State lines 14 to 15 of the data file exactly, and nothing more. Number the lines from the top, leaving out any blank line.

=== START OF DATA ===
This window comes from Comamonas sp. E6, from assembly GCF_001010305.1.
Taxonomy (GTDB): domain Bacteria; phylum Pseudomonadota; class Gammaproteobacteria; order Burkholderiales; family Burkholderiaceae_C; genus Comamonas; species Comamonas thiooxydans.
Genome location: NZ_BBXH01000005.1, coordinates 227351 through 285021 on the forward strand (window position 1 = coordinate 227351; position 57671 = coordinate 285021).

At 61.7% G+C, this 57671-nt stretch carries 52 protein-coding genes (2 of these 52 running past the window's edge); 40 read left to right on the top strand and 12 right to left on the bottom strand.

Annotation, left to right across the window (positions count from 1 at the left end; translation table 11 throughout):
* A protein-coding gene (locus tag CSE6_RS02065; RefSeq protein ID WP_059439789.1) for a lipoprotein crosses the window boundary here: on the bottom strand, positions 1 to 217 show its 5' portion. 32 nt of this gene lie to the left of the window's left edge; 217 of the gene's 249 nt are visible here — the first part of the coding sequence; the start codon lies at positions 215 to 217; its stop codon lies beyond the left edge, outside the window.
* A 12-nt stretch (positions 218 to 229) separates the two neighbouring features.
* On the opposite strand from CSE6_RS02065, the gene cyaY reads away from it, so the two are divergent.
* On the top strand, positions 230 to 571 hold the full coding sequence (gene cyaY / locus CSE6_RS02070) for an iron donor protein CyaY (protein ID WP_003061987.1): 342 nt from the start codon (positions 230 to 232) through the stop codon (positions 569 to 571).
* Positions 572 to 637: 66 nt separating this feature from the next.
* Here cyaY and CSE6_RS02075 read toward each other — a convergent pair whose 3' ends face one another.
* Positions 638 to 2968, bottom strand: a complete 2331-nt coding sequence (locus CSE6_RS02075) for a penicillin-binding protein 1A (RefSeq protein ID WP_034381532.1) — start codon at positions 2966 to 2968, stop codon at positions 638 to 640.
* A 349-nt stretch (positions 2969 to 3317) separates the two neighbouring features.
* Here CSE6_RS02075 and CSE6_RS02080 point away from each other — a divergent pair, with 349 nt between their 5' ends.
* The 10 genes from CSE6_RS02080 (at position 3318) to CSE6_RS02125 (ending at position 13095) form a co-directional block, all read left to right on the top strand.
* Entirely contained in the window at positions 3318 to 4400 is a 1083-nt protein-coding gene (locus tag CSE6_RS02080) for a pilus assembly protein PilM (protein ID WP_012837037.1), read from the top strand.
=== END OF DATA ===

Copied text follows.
* Here CSE6_RS02075 and CSE6_RS02080 point away from each other — a divergent pair, with 349 nt between their 5' ends.
* The 10 genes from CSE6_RS02080 (at position 3318) to CSE6_RS02125 (ending at position 13095) form a co-directional block, all read left to right on the top strand.